Aug 16, 2010 5:40 AM by Sharlee Barriere
NEW ORLEANS (AP) - Shrimpers trawling Louisiana waters Monday in
the first commercial season since the Gulf disaster don't know what
dangers from the massive BP oil spill still lurk and what market
there will be for their catch if consumers don't believe the
seafood is safe.
Perhaps the biggest fear is that some fisherman might try to
sell oil-contaminated shrimp.
"If you see oily shrimp, you got to throw them back over. Go
somewhere else. It's all you can do. And you hope everyone else
does the same," said Dewayne Baham, 49, a shrimper from Buras.
Louisiana shrimp prices rose soon after the Deepwater Horizon
rig exploded on April 20, killing 11 workers and triggering the
spill that eventually spewed 206 million gallons of oil from BP's
blown-out well into the Gulf of Mexico. The price spike was fed by
fears that the shrimp would soon be unavailable.
However, despite state and federal assurances that seafood
reaching the market was safe, demand dropped and prices crashed a
month ago, said Harlon Pearce, a seafood dealer and head of the
state's seafood promotion board.
Ravin Lacoste of Theriot, said he believes his fellow shrimpers
know better than to turn in a bad catch.
"If you put bad shrimp on the market - we in enough trouble now
with our shrimp," Lacoste said. "You might can go in the closed
waters and catch more shrimp. But it ain't worth it."
Pearce did what he could over the weekend to allay fears over
safety. On Friday, he was in a group that set out with several
fishermen on a test run around Grand Isle and Barataria Bay.
They trawled several areas, pulling up nets that held shrimp,
mud, jellyfish or driftwood - all without the signs or telltale
smell of oil.
U.S. Commerce Secretary Gary Locke also will be in Louisiana on
Monday to lunch with fishermen and talk to seafood industry
representatives. The spill has put a crimp in the fishing industry
in a state that ranks first in the nation in producing shrimp, blue
crab, crawfish and oysters, which are a $318-million-a year
business in Louisiana.
Seafood testing begins when there's no longer visible oil in a
particular area. First, inspectors smell samples for oil. Then
comes testing at federal or state laboratories. To reopen seafood
harvesting, the samples must test below Food and Drug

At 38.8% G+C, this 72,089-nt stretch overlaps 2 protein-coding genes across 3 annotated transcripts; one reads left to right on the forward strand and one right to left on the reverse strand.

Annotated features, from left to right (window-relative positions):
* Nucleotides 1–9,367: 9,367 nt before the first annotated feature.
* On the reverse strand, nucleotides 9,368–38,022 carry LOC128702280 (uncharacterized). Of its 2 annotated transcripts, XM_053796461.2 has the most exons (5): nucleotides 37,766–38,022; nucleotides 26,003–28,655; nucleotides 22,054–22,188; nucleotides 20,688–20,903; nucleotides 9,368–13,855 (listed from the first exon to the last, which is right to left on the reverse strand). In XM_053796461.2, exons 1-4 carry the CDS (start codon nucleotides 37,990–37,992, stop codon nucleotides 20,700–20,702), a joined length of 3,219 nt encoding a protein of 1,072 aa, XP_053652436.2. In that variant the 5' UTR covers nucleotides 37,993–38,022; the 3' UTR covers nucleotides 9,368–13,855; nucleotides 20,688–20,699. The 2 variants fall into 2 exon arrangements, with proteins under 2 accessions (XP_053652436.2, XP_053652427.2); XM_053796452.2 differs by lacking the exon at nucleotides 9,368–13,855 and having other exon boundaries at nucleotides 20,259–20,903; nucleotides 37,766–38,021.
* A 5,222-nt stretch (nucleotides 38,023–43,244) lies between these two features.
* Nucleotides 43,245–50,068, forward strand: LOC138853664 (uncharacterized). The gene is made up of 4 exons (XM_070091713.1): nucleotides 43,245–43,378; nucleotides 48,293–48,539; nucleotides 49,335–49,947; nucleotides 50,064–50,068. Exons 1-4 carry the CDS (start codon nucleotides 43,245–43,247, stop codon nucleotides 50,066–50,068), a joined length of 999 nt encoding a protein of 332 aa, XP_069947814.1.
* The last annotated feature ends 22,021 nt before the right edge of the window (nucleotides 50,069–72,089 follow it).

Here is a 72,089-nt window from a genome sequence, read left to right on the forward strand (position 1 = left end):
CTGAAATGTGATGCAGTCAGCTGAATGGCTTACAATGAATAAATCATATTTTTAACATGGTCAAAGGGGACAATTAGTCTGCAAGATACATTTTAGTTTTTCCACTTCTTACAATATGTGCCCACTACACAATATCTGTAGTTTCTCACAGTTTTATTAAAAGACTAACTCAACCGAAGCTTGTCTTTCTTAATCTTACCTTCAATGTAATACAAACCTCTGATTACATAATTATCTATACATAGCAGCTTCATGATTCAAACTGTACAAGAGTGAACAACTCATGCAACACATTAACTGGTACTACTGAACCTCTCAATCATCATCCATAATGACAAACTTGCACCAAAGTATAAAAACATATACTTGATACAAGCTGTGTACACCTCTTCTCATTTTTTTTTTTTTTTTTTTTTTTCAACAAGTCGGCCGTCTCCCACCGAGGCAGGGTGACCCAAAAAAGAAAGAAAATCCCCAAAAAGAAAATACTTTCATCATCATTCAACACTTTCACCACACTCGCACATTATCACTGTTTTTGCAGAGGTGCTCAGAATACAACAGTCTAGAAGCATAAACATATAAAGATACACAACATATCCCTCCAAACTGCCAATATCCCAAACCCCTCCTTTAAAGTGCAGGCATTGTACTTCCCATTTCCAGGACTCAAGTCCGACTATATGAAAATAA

Administration-set levels of concern for 12 different potential
cancer-causing substances. BP also used chemical dispersants to
break up the crude, but the government has not yet developed a test
for the materials in seafood.
Shrimpers also are concerned about how much they'll be able to
make on their product.
"I don't think people are worried so much about the resource,
but the price," said Rusty Gaude, fishery agent for LSU Sea Grant
And fishermen need to know what waters are open.
Slowly, more and more waters closed because of the spill are
reopening. However, shrimping remains forbidden in federal waters
off Louisiana, Mississippi and Alabama, and most of the catches
have come off Texas and Florida, said Roy Crabtree, the regional
administrator for the National Marine Fisheries Service's southeast
Commercial shrimpers are heading out as the last of a relief
well meant to plug forever BP's runaway well is being drilled.
Engineer John Wright has never missed his target over the years,
successfully drilling 40 relief wells that were used to plug leaks
around the world. People along the Gulf Coast and others are hoping
he can make it 41-for-41.
"Anyone who has ever worked extremely hard on a long project
wants to see it successfully finished, as long as it serves its
intended purpose," Wright, 56, who is leading the team drilling
the primary relief well, said in a lengthy e-mail exchange with The
BP began work on its primary relief well in early May. But about
two weeks ago, around the time the company had done a successful
static kill pumping mud and cement into the top of the well,
executives and the government began signaling that the bottom kill
procedure might not be needed.
But retired Coast Guard Adm. Thad Allen, the government's point
man on the spill, said the relief well would be finished so the
well could be killed. The bottom kill, in which mud and cement will
plug the well from below the seafloor, won't be started until at
least next weekend.
Despite the waters reopening, many fishermen distrust state
wildlife officials and may be reluctant to head out right away,
said Patrick Hue, 49, a shrimper out of Buras.
"Nobody wants to rush into this and then someone gets sick on
the seafood and the first thing you know, no one wants to buy our
seafood," he said.
Seafood dealer Pearce, however, said many shrimpers will be
unable to resist.
"Opening day is like a religion to these people," he said.
"It's a way of life down here."